Long-time Westerners’ coach makes final play

Posted June 27, 2019 at 5:00 am

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By Julie Ann Madden

“Excellence is the unlimited ability to improve the quality of what you have to offer.”

It’s Akron-Westfield Boys’ Basketball Head Coach Jon Harris’ favorite quote.

It’s one of the legacies he hopes he left for Westerner players as he has handed in his ‘retiring” resignation to the Akron-Westfield School Board.

“I’d originally thought I was in no hurry to retire,” Harris told The Akron Hometowner. “I thought perhaps I’d retire when (my wife) Lisa retires from teaching at A-W next year.”

“I decided this spring I should step aside now,” he said. “I’d always told myself if a new teacher came to Akron-Westfield who was qualified and wanting to coach boys’ basketball that I would step aside.”

A-W Industrial Technology teacher Jeff Drent, who just finished his first year at A-W, is his replacement.

“That’s why I decided to step aside at this time,” said Harris. “Who knows what the future holds…perhaps I’ll help out in some way in the future. We’ll see…Maybe when grandkids get up there. Emma is 8, Reese, 6, and Case, 4.”

“I enjoy being with the kids,” he said. “I’ll miss the camaraderie amongst the coaches — the Coaching Fraternity.”

“I’ve always tried to coach with more than just the next game in mind,” said Harris. “I believe coaching is another classroom. Hopefully you teach the kids and prepare the kids for their future lives — anything we can teach the kids through sports that can improve their lives in any way is well worth it. They are our future — not only our community’s but the whole world — and we need to help them to find the right path.”

“It’s definitely going to be different come November when I should be running to basketball practices,” he said. “Hopefully I don’t feel the void too much. I’ve spent a lot of hours over the years — had a lot of sleepless nights wondering what can we do, what do we need to do — watching game films, studying the game of basketball.”

It was the mid-1980s when A-W Boys’ Basketball Coach Craig Parkinson and Coach Todd Colt asked Harris to consider coaching a youth basketball team in an effort to enhance A-W’s basketball programs.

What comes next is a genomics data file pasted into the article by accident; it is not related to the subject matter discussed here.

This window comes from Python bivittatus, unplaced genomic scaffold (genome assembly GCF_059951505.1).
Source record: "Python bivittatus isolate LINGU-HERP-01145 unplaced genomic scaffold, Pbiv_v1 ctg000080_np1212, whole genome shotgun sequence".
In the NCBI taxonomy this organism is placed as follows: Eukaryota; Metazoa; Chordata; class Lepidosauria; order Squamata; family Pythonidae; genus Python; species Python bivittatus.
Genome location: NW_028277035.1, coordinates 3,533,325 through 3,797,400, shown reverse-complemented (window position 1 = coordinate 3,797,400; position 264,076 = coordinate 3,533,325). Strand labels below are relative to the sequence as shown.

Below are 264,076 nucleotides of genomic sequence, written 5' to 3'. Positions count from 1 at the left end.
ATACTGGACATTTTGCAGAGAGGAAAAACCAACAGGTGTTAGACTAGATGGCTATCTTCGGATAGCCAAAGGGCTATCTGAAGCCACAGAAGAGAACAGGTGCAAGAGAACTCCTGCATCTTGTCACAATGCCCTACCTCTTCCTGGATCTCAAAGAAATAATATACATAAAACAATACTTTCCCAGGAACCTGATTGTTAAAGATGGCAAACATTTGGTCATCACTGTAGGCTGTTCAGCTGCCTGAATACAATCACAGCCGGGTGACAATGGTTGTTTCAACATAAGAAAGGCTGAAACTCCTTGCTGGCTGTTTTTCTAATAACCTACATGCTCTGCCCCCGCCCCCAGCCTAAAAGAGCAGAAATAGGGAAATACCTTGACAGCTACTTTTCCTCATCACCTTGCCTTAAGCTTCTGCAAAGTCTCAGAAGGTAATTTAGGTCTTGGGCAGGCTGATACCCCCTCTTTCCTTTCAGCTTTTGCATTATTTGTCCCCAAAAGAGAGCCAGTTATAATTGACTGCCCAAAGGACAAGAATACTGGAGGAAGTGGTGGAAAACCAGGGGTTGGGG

Harris treasures a signed basketball he received in 1987 from one of his first fifth-sixth grade teams. Members signing the basketball were Matt Caskey, Darin Frerichs, Phil Johnson, Matt Knapp, Lee Reoh, Chad Stolpe, Neal Utesch, and Tim Wilken.

In 1999, Harris coached a team, which included his son, Nathan.

“We slowly got more youth involved,” said Harris, explaining in 2000, he and Lisa founded the Westerner Shoot-Out for Grades 5-8 boys, which was a tournament held annually in February or March until 2016 when too few youth and lack of volunteers ended it.

Along with Jon and Lisa, Roger Heyl, Roger Oetken, Sandy Koch, and Dan and LeeAnn Tindall were instrumental in the tournament’s success.

“Basketball has never been — ever — a high priority in the community,” said Harris, adding not even back when he was in school. “That makes it more difficult. If you drive around town, you don’t see people shooting baskets very often. We’re trying to change that but it’s tough.”

“Today kids have so many other things they can do,” he said. “They don’t want to shoot baskets all summer long, and that’s what it takes — shooting baskets.”

Harris’ basketball coaching career began as an assistant coach to Coach Craig Parkinson with the 1987-1988 season. That year the varsity Westerners shared the conference championship title with the Hinton Blackhawks. It was A-W’s first ever conference title. In addition, the boys tied or set 14 new records. According to the 1988 Norka yearbook, the Westerners won 10 straight games before losing to state-bound Maurice-Orange City in the Class 1A District Tourney.

Varsity team members were Mark Anderson, Mark Beller, Tony Caskey, Daimon Cundiff, Jeremy Easton, Jerad Higman, Jim James, Mike Kenny, Pat Knecht, Greg McInnis, David Olson, Mike Stoos, Craig Wilken, and David Wren.